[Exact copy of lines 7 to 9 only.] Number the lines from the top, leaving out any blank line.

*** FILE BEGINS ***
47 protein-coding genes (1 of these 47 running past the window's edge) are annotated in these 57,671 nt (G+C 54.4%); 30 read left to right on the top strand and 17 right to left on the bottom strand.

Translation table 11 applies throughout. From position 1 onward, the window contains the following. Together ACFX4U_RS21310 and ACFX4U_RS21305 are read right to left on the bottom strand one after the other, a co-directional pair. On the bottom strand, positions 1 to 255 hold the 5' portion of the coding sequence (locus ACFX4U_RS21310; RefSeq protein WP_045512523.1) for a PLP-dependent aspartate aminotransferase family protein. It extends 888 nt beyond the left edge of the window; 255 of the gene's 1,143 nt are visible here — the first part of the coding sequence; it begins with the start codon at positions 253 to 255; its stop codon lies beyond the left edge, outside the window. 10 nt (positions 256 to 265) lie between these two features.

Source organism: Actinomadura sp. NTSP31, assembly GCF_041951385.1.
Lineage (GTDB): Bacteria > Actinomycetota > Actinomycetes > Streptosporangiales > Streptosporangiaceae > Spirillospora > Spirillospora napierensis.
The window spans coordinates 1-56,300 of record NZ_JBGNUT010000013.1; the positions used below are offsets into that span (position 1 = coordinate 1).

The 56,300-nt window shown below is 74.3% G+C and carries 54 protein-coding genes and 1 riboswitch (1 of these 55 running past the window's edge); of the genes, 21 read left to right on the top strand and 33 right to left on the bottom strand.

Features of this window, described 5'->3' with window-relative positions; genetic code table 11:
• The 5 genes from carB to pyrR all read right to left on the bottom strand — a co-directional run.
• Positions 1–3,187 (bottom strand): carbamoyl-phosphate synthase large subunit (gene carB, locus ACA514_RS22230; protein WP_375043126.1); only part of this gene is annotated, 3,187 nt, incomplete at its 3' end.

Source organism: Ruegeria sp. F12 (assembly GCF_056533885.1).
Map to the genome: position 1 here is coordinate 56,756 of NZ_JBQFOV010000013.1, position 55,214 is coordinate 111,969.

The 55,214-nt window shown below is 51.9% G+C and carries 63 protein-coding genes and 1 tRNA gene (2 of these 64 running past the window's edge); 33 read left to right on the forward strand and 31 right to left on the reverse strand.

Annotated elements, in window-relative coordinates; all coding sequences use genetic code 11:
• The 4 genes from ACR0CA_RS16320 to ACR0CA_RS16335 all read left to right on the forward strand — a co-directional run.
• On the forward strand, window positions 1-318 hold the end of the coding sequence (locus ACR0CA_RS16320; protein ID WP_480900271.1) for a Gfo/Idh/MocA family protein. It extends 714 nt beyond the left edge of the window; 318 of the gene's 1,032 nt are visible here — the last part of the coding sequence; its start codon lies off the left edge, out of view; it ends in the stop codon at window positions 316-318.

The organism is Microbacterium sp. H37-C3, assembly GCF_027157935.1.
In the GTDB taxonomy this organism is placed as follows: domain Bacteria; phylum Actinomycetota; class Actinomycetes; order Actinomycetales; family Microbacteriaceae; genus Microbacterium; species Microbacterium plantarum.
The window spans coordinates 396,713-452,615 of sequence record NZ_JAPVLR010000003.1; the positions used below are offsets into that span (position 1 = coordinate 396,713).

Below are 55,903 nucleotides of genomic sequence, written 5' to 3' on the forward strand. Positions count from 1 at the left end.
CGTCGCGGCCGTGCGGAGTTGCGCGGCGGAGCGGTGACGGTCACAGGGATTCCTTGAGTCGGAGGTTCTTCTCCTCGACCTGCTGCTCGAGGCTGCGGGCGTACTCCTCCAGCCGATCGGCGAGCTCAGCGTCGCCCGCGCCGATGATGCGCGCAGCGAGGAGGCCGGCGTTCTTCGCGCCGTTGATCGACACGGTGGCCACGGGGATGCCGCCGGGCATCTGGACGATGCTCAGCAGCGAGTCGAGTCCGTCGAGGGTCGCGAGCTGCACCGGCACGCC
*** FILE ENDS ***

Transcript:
Features of this window, described 5'->3' with window-relative positions; genetic code table 11:
• The 5 genes from carB to pyrR all read right to left on the bottom strand — a co-directional run.
• Positions 1–3,187 (bottom strand): carbamoyl-phosphate synthase large subunit (gene carB, locus ACA514_RS22230; protein WP_375043126.1); only part of this gene is annotated, 3,187 nt, incomplete at its 3' end.